Feeling like a mermaid between dives in El Nido. This was just before my last dive of 2015 💕 #elnido #philippines #thisisphilippines #visitphilippines #visitelnido #tropical #tropicalparadise #paradise #ocean #sand #caves #rocks #water #snorkel #diving #scubadiving #relaxed #beach #girl #travel #travelblog #vacation #newyears #lastdiveoftheyear #lastdiveof2015 #padi #carpediem #jetsetbrunette
‘Feeling like a mermaid being scraped to pieces by really sharp coral’ is a more accurate description. First of all, I had to swim a decent distance from our dive boat to get to this little lagoon area. Although it looks super tranquil, another boat zoomed by, creating waves, which then pushed me onto a patch of super sharp coral. I hate damaging sea life, so not only was I in pain, I felt really guilty!
Hanging out in the vines, Mudgee
I was on a wine tour, and everyone else thought I was barking mad. I saw the perfect photo opportunity in the vines, so posed like a crazy person while my Insta-husband played photographer. This is one of about 20 photos from that moment.
Sculpture by the Sea, Sydney
This was yet another instance where people thought I was a total nutcase. I had my GoPro on a gorilla pod on the ground, and was controlling in with through the app on my phone. A random guy was literally taking photos of me taking photos of myself, so I’m 99% sure I’ll end up featured in some article about how selfie-obsessed the world has become. #whatevs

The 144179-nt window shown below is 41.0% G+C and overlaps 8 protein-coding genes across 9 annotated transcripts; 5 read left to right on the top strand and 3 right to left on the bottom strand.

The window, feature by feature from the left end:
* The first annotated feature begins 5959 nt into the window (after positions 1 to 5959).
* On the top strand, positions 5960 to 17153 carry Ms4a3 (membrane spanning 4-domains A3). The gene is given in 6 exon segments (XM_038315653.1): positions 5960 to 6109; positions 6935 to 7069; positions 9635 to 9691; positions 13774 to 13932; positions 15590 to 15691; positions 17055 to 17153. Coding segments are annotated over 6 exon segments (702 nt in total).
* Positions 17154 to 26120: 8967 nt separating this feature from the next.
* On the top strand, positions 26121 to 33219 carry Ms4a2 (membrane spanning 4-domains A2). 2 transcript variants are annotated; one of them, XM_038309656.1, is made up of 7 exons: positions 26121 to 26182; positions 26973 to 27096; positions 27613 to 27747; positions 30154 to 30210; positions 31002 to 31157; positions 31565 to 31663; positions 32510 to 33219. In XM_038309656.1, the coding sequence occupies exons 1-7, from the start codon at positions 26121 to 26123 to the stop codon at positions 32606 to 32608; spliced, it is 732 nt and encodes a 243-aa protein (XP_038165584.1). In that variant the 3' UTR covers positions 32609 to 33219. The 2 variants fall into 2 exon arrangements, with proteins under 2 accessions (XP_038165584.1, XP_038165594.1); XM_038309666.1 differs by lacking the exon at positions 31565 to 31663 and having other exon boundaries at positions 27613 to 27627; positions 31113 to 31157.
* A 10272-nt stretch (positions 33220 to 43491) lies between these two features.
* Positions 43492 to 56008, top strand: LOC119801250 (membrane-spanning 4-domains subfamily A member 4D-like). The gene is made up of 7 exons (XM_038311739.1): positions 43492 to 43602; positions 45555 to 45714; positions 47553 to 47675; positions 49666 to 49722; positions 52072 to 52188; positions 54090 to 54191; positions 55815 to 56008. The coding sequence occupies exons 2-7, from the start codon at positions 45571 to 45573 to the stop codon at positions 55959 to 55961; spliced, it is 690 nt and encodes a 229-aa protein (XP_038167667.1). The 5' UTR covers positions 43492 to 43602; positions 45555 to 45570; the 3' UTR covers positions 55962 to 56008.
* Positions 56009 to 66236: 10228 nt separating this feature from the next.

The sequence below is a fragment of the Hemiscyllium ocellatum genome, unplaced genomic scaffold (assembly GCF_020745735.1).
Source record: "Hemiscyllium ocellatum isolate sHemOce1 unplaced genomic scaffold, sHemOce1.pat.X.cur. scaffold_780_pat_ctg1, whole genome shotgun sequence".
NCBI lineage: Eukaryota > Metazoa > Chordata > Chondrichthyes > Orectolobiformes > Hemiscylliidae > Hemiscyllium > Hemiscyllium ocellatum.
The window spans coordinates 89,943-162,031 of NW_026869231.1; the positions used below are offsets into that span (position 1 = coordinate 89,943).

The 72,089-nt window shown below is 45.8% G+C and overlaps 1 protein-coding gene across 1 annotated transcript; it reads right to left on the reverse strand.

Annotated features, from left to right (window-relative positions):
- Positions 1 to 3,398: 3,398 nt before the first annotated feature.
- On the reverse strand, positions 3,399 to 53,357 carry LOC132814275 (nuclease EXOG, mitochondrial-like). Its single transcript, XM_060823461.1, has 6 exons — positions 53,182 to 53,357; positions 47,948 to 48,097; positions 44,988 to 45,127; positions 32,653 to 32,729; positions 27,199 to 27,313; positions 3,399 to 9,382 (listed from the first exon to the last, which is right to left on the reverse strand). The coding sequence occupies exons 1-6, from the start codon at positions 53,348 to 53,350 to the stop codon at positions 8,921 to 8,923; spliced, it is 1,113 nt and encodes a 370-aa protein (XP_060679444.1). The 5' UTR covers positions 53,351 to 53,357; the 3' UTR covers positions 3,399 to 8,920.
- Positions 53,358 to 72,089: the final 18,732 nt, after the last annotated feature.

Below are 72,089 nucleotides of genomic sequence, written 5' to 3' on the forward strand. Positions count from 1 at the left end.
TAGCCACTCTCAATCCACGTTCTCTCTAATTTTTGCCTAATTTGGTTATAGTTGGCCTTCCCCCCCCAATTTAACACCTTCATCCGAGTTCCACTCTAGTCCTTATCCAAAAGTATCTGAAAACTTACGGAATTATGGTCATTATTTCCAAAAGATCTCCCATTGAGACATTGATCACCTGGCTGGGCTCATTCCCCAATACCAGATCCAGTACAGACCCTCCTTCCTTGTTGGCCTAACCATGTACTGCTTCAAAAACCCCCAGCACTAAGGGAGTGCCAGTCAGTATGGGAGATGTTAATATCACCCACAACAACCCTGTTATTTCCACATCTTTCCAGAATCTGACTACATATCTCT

Oh so romantic, Fiji
For starters, how cheesy is that description?! Awkward, right?
Let’s get more awkward. I made my poor husband stand in the sunset holding my hand while we waited for our camera timer to go off. Next time you’re admiring a romantic photo, think about how it was taken. Chances are, some random photographer didn’t happen to capture a special moment. Nope, it was probably carefully staged and awkward executed, just like this one (at least I’m hoping, because, if not, my life is definitely defined by awkward moments).
Matching matcha, Osaka
This one is bad – I bought this ice-cream cone specifically to take this photo. It was the dead of the winter, and matcha flavoured ice-cream is gross. But how cute does it look against the green in the castle? So I bought it anyway.
Wrap up on Instagram
Okay you guys, hopefully this will serve as a good reminder that, while some photos are absolutely real, most Instagram photos are not always presenting reality! So before you start to feel FOMO because your experience in a certain place doesn’t look as good as everyone else’s on Instagram, remember that it probably took them a lot of planning and execution to capture that specific moment!
In the meantime, be sure to follow me on Instagram so you can continue to see the end result of all my awkward efforts 😀
What are some of the crazy things you’ve done to get a good photo??